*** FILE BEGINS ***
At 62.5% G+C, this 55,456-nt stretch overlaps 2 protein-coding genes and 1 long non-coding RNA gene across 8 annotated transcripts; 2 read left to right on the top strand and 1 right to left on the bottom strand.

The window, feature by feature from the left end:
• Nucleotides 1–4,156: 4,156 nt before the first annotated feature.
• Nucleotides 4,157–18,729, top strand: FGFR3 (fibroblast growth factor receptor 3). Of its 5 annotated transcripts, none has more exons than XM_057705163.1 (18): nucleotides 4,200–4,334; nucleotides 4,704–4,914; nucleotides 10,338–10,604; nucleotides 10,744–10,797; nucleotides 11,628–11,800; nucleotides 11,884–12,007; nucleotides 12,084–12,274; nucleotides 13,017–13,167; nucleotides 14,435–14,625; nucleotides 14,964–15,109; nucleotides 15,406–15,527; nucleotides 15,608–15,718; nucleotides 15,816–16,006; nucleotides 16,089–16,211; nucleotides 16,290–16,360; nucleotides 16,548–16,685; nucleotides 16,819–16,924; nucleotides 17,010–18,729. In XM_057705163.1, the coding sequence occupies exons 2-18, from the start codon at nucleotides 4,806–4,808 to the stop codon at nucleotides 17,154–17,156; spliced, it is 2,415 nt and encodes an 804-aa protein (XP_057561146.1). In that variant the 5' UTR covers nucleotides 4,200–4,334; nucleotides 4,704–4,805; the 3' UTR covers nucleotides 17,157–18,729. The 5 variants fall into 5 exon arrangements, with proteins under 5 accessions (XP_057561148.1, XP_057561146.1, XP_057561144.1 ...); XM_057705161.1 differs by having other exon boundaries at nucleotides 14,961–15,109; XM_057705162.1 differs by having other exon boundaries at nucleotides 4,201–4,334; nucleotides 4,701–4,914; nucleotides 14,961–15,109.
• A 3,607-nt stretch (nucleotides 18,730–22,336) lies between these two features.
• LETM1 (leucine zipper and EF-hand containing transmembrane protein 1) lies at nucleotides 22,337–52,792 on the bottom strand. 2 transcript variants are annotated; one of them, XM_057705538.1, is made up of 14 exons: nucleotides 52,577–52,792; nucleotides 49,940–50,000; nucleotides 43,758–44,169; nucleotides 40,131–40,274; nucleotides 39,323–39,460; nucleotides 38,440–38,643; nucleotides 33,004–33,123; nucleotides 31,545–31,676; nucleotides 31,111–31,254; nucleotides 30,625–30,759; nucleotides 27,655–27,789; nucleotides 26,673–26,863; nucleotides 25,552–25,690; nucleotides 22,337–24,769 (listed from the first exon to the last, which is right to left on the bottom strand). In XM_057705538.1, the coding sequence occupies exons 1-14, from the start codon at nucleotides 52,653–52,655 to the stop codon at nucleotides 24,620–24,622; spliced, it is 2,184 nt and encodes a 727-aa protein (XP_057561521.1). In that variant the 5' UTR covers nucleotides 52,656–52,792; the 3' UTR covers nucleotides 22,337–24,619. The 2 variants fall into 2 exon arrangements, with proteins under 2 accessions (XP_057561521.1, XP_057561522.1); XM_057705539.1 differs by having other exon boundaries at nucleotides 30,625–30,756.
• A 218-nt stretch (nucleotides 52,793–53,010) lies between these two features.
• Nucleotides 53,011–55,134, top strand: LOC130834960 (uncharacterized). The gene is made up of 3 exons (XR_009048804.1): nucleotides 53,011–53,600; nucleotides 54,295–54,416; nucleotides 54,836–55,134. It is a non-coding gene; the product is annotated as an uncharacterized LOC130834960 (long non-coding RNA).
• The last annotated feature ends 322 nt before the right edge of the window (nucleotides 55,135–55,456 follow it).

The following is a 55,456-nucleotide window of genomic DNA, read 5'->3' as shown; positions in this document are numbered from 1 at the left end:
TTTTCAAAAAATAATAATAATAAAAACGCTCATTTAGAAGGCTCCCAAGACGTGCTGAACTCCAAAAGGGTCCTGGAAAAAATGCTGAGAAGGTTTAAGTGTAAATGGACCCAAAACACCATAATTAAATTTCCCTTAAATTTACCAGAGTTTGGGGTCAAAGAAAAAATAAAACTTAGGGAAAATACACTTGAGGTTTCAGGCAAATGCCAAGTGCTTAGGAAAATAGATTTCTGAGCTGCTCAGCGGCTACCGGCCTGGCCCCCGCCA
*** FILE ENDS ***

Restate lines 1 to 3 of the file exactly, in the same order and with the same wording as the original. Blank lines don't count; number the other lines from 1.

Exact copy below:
At 62.5% G+C, this 55,456-nt stretch overlaps 2 protein-coding genes and 1 long non-coding RNA gene across 8 annotated transcripts; 2 read left to right on the top strand and 1 right to left on the bottom strand.

The window, feature by feature from the left end:
• Nucleotides 1–4,156: 4,156 nt before the first annotated feature.